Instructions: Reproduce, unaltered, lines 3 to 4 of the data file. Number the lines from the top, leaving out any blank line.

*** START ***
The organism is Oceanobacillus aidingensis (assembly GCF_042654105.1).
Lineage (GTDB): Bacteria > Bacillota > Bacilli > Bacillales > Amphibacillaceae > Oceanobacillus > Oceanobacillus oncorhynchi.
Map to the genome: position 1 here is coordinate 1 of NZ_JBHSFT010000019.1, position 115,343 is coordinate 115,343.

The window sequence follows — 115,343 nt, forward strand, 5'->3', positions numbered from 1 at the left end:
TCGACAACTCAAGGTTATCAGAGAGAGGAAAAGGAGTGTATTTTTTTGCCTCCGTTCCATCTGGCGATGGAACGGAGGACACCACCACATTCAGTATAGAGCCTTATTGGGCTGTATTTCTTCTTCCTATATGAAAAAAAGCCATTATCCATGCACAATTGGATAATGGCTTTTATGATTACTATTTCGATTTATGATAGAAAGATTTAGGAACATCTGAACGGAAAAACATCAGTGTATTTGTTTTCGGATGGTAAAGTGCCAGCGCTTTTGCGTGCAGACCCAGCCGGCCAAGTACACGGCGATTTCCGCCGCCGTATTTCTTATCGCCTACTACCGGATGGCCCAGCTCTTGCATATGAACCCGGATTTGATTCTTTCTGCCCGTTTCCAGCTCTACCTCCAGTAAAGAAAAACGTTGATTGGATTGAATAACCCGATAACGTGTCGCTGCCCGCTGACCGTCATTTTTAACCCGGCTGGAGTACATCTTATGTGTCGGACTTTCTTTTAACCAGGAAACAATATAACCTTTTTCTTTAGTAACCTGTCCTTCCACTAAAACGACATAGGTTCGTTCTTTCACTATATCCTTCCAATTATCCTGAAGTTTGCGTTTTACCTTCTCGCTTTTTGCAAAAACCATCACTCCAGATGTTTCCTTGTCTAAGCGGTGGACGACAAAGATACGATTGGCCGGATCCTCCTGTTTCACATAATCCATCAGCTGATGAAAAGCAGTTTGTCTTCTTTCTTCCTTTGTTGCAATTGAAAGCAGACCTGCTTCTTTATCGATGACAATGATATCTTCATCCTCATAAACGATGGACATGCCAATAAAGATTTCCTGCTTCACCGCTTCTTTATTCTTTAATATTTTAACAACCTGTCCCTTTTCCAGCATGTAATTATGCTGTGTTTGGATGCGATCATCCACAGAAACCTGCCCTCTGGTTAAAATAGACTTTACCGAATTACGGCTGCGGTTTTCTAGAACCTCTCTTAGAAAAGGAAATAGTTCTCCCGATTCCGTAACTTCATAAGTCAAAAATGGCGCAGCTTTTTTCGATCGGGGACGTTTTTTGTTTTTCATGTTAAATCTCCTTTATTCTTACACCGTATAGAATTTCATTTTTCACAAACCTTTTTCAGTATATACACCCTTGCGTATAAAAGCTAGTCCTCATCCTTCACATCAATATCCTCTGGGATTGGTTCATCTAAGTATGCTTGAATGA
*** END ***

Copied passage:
Map to the genome: position 1 here is coordinate 1 of NZ_JBHSFT010000019.1, position 115,343 is coordinate 115,343.

The window sequence follows — 115,343 nt, forward strand, 5'->3', positions numbered from 1 at the left end: